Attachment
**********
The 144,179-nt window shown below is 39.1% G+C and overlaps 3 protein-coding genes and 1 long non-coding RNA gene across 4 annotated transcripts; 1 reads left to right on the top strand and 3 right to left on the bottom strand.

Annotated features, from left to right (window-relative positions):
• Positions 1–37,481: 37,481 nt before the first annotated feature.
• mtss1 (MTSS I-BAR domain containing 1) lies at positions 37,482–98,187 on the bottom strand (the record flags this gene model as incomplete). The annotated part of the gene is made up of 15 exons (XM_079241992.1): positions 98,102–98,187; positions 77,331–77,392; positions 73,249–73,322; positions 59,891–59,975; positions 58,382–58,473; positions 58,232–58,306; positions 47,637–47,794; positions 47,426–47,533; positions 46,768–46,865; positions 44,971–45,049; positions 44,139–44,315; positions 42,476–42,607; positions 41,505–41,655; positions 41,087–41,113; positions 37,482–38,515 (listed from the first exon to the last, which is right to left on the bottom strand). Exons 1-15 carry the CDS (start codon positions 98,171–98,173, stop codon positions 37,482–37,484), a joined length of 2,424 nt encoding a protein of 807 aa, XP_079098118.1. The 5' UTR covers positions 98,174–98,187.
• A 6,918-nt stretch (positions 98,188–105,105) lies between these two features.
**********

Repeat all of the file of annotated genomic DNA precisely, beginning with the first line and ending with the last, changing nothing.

The 144,179-nt window shown below is 39.1% G+C and overlaps 3 protein-coding genes and 1 long non-coding RNA gene across 4 annotated transcripts; 1 reads left to right on the top strand and 3 right to left on the bottom strand.

Annotated features, from left to right (window-relative positions):
• Positions 1–37,481: 37,481 nt before the first annotated feature.
• mtss1 (MTSS I-BAR domain containing 1) lies at positions 37,482–98,187 on the bottom strand (the record flags this gene model as incomplete). The annotated part of the gene is made up of 15 exons (XM_079241992.1): positions 98,102–98,187; positions 77,331–77,392; positions 73,249–73,322; positions 59,891–59,975; positions 58,382–58,473; positions 58,232–58,306; positions 47,637–47,794; positions 47,426–47,533; positions 46,768–46,865; positions 44,971–45,049; positions 44,139–44,315; positions 42,476–42,607; positions 41,505–41,655; positions 41,087–41,113; positions 37,482–38,515 (listed from the first exon to the last, which is right to left on the bottom strand). Exons 1-15 carry the CDS (start codon positions 98,171–98,173, stop codon positions 37,482–37,484), a joined length of 2,424 nt encoding a protein of 807 aa, XP_079098118.1. The 5' UTR covers positions 98,174–98,187.
• A 6,918-nt stretch (positions 98,188–105,105) lies between these two features.